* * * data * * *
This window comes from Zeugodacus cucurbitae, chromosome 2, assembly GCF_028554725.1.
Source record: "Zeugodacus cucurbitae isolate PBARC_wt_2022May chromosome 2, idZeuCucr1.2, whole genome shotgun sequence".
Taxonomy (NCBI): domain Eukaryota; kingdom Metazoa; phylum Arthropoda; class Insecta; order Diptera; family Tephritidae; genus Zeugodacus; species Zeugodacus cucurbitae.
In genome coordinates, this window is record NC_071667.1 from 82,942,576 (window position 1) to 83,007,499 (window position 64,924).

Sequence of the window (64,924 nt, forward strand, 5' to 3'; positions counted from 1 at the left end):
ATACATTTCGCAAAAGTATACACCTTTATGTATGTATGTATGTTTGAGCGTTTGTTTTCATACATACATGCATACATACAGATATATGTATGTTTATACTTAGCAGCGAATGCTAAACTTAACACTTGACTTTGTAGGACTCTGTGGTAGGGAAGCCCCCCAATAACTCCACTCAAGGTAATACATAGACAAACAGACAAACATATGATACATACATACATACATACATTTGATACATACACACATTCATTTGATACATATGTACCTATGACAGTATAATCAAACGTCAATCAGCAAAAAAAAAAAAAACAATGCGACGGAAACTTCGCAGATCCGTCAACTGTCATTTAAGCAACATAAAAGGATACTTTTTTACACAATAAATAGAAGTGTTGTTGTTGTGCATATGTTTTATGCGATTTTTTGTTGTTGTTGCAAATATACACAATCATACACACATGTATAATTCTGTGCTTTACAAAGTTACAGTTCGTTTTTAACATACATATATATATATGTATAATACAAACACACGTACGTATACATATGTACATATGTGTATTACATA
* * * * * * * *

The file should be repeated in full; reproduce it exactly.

This window comes from Zeugodacus cucurbitae, chromosome 2, assembly GCF_028554725.1.
Source record: "Zeugodacus cucurbitae isolate PBARC_wt_2022May chromosome 2, idZeuCucr1.2, whole genome shotgun sequence".
Taxonomy (NCBI): domain Eukaryota; kingdom Metazoa; phylum Arthropoda; class Insecta; order Diptera; family Tephritidae; genus Zeugodacus; species Zeugodacus cucurbitae.
In genome coordinates, this window is record NC_071667.1 from 82,942,576 (window position 1) to 83,007,499 (window position 64,924).

Sequence of the window (64,924 nt, forward strand, 5' to 3'; positions counted from 1 at the left end):
ATACATTTCGCAAAAGTATACACCTTTATGTATGTATGTATGTTTGAGCGTTTGTTTTCATACATACATGCATACATACAGATATATGTATGTTTATACTTAGCAGCGAATGCTAAACTTAACACTTGACTTTGTAGGACTCTGTGGTAGGGAAGCCCCCCAATAACTCCACTCAAGGTAATACATAGACAAACAGACAAACATATGATACATACATACATACATACATTTGATACATACACACATTCATTTGATACATATGTACCTATGACAGTATAATCAAACGTCAATCAGCAAAAAAAAAAAAAACAATGCGACGGAAACTTCGCAGATCCGTCAACTGTCATTTAAGCAACATAAAAGGATACTTTTTTACACAATAAATAGAAGTGTTGTTGTTGTGCATATGTTTTATGCGATTTTTTGTTGTTGTTGCAAATATACACAATCATACACACATGTATAATTCTGTGCTTTACAAAGTTACAGTTCGTTTTTAACATACATATATATATATGTATAATACAAACACACGTACGTATACATATGTACATATGTGTATTACATA